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'Oleg Pliss' hack makes for a perfect teachable IT moment

Ryan Faas | May 29, 2014
Earlier this week, a number of iOS device owners woke up to discover that someone had locked them out of the iPhones, iPads, and iPod touches. The attack, primarily aimed at users in Australia and New Zealand (though there are now reports of users in North America and other countries being hit), demanded a ransom be paid to unlock each device. Ironically, the PayPal account referenced in the demand did not seem to even exist.

In many cases, this can make work-related tasks easier, help employees be more efficient and productive, and boost collaboration between coworkers and with contacts outside of an organization. It also opens the doors to all manner of data security and privacy concerns, with potentially disastrous consequences - things that most workers don't think about or consider to be their responsibility.

This incident should prompt IT teams to explain the very real risks employees, managers and executives take when they use iCloud, Dropbox, Google Drive, and other cloud services or when they store sensitive data on a personal and unsecured mobile device. You can say the same thing about other data breaches that have occurred in recent months, but this one is ideally suited to being a teachable moment, largely because it was an attack that non-tech folks can relate to their everyday experience. This isn't some abstract hacker threat; it's an iPhone or iPad that suddenly won't work, with a ransom note attached for good measure.

Important points to make

Here are the important points IT departments can, and should, include in a security conversation with users.

  • Users with the most basic mobile security — a device with a passcode — while not immune to the issue weren't significantly affected. That demonstrates the power a simple four-digit PIN can offer and why, despite the slight inconvenience, IT requires officially-sanctioned devices to use one. It also opens the door to discussing the personal as well as professional data that can be exposed and exploited when a device is lost or stolen. Focusing on the potential consequences of someone having complete access to all the data on one the most personal devices people own is likely to drive the point home.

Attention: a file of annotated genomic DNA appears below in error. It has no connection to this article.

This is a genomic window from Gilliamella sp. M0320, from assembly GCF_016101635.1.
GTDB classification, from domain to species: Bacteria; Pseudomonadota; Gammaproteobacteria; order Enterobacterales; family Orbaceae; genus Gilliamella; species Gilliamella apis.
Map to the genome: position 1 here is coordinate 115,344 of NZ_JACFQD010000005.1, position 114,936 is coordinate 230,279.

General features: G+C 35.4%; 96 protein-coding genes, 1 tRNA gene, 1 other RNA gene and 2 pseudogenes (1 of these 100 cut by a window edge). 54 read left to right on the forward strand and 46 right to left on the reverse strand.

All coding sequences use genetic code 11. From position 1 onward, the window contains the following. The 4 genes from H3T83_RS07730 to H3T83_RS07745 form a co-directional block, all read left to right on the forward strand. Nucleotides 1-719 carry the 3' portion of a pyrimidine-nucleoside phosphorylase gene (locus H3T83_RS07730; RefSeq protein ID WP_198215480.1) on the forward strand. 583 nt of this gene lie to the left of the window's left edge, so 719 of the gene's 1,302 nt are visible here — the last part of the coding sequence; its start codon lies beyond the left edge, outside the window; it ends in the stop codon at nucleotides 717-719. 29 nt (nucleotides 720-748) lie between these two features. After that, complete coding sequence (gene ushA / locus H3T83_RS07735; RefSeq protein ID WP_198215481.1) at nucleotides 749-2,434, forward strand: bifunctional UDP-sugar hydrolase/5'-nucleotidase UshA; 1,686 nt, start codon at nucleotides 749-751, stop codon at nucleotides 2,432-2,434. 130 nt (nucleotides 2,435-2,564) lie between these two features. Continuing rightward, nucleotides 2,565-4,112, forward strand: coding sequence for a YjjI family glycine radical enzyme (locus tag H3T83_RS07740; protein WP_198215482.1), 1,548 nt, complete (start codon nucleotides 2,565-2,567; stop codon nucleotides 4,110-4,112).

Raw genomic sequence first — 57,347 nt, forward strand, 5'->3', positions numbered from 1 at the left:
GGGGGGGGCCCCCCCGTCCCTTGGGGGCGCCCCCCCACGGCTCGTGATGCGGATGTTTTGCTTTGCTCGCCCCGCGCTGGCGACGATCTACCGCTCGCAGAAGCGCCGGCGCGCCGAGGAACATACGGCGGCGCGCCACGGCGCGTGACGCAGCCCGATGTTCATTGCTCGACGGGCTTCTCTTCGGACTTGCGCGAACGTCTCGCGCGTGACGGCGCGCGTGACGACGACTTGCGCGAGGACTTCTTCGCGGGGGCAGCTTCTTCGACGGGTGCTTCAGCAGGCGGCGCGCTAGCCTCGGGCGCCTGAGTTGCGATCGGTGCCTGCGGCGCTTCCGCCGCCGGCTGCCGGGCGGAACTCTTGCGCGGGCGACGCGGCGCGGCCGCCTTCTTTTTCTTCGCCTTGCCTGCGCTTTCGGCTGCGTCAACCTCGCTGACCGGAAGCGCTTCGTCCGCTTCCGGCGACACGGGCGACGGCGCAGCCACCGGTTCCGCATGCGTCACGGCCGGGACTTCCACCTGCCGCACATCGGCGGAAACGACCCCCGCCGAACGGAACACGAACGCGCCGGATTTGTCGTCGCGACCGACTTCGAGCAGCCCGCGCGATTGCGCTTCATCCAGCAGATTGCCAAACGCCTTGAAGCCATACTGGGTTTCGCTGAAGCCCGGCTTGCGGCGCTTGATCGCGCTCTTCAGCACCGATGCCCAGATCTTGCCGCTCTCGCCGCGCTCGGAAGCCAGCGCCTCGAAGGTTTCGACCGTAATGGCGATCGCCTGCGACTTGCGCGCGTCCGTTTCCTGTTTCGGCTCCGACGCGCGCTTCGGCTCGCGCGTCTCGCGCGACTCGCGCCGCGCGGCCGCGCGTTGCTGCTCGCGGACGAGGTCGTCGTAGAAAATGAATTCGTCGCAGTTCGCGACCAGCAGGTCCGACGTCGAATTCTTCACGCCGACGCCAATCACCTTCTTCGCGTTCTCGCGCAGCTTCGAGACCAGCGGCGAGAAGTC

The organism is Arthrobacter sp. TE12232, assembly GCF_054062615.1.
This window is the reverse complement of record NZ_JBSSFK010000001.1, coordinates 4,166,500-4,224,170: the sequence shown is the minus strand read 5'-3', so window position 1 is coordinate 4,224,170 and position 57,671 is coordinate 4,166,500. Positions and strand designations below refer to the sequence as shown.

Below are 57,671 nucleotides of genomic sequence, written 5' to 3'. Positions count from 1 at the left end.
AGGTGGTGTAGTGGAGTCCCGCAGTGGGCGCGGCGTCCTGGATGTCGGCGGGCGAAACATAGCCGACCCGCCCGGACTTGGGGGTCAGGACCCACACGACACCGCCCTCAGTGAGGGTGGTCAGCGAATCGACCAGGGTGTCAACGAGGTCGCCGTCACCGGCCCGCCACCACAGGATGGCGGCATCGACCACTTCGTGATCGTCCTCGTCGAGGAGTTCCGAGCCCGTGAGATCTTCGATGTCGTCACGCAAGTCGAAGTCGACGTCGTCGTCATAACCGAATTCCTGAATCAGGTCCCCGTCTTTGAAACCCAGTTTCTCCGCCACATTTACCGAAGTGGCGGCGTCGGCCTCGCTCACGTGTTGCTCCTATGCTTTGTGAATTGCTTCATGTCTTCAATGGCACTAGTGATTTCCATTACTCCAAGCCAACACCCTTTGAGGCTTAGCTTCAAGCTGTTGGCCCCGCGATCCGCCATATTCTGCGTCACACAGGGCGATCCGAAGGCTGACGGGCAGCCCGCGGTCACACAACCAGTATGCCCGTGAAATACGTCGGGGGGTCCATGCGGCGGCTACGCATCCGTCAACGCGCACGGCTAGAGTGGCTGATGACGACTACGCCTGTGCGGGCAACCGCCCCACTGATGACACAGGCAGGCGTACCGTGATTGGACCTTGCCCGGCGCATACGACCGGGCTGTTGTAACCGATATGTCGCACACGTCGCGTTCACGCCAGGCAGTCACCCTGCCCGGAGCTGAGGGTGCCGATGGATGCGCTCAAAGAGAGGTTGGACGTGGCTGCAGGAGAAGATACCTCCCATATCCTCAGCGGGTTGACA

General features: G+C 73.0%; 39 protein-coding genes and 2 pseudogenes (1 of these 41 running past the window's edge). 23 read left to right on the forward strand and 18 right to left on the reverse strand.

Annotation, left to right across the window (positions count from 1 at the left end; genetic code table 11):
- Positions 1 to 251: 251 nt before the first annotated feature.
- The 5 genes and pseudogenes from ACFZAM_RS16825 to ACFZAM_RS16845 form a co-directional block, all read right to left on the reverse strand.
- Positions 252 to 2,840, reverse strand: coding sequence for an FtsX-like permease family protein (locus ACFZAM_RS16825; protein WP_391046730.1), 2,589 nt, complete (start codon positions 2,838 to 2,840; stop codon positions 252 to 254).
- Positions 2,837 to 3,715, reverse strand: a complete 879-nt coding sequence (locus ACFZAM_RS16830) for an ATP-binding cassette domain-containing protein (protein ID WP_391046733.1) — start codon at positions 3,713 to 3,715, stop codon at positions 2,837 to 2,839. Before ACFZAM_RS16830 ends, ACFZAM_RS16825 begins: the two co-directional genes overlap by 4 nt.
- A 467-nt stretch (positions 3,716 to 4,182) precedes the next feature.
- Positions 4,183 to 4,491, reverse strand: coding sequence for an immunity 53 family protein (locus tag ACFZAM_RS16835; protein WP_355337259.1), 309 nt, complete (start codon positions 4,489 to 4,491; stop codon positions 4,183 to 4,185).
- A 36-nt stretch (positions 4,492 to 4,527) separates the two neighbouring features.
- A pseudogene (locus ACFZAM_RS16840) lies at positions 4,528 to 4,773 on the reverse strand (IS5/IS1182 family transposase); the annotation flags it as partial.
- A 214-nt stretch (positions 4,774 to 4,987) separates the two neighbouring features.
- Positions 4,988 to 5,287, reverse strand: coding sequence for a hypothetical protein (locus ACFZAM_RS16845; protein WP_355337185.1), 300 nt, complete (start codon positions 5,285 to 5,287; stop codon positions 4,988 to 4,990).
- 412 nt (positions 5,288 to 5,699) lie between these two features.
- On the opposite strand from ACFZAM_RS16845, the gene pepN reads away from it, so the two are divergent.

• The potential for damage is greater people that choose to use the same credentials across a range of sites and services. This underscores why IT requires regular password changes and often prevents them from being re-used.
  • Apple's own iCloud security systems were not at fault. This attack succeeded because users ignored common security lessons. Apple isn't responsible for it and isn't seen as a scapegoat. A similar incident affecting corporate resources could be blamed on the employee(s) in question rather than on the IT department, particularly if IT can prove it had no knowledge of where the data or credentials were stored by users.
  • This could have been much worse for the affected users if the perpetrator had used iCloud credentials to access data and documents synced or backed up to iCloud or stored there by a range of iOS and Mac apps. That lesson extends to every cloud service, email system, social network, and online account that a person has, both personal and professional. If any of those accounts had sensitive corporate data or data subject to government regulation under privacy laws (such as those related healthcare or finance), it could have done a great deal of damage to a company and resulted in termination for any employee that allowed data to be exposed.

 

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